The Multiple Myeloma Bone Marrow Microenvironment
Pp. 128-137 (10)
Aldo M. Roccaro,
Multiple myeloma (MM) is a plasma cell malignancy that characteristically
involves extensive infiltration of bone marrow (BM), with the formation of plasmacytomas, as clusters
of malignant plasma cells inside or outside the BM milieu. Despite limits to our understanding of the
molecular events of neoplastic transformation in MM, substantial advances have been made in
understanding the biology of the disease through the study of the BM microenvironment, which appears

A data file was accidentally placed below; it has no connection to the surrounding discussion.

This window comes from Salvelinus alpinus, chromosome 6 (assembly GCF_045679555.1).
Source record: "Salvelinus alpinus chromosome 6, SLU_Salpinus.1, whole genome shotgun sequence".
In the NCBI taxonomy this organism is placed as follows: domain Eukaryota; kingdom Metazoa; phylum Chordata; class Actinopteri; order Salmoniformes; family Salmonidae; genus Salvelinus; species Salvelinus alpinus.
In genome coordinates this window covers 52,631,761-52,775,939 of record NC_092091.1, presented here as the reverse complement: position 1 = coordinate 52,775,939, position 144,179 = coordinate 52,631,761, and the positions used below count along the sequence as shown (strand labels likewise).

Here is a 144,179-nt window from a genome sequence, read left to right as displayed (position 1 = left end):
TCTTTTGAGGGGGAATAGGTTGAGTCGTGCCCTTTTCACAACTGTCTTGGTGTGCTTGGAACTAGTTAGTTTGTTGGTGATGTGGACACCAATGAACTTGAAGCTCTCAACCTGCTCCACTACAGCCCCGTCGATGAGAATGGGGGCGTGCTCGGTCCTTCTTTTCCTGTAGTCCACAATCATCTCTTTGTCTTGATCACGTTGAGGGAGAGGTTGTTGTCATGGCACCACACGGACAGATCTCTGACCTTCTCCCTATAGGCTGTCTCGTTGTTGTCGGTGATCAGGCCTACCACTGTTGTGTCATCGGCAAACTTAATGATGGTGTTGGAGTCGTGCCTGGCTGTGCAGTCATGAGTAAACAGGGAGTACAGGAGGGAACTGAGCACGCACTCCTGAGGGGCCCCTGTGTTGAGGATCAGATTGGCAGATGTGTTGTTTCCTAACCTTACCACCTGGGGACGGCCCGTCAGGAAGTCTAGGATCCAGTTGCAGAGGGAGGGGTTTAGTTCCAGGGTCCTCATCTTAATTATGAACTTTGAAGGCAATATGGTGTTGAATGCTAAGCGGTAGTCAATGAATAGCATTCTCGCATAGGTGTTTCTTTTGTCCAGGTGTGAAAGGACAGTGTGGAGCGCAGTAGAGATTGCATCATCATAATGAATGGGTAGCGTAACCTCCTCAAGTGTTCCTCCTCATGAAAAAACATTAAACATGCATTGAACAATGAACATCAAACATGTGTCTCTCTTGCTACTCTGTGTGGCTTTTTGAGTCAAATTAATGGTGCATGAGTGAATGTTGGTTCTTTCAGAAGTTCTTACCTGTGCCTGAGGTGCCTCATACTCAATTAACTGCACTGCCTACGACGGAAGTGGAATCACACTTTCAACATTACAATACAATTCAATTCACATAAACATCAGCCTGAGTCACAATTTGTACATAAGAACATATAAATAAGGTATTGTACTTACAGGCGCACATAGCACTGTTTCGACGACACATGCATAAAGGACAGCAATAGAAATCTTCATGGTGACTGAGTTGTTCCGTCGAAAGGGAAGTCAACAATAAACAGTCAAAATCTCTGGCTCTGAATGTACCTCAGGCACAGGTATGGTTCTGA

to be fundamental for the proliferation, survival, and resistance of myeloma; providing the preclinical
evidences for targeting MM cells and BMSCs as an anti-tumor strategy in this disease.
Bone marrow stromal cells (BMSCs), cell adhesion mediated drug resistance (CAM-DR),
extracellular matrix (ECM), adhesion molecules, interleukin-6, insulin-like-growth-factor 1, vascular endothelial
growth factor (VEGF), bone marrow niches, B-cell activating factor (BAFF), a proliferation-inducing ligand
(APRIL), stromal derived factor-1 (SDF-1), hypoxia, BM endothelial cells (BMECs), angiogenesis.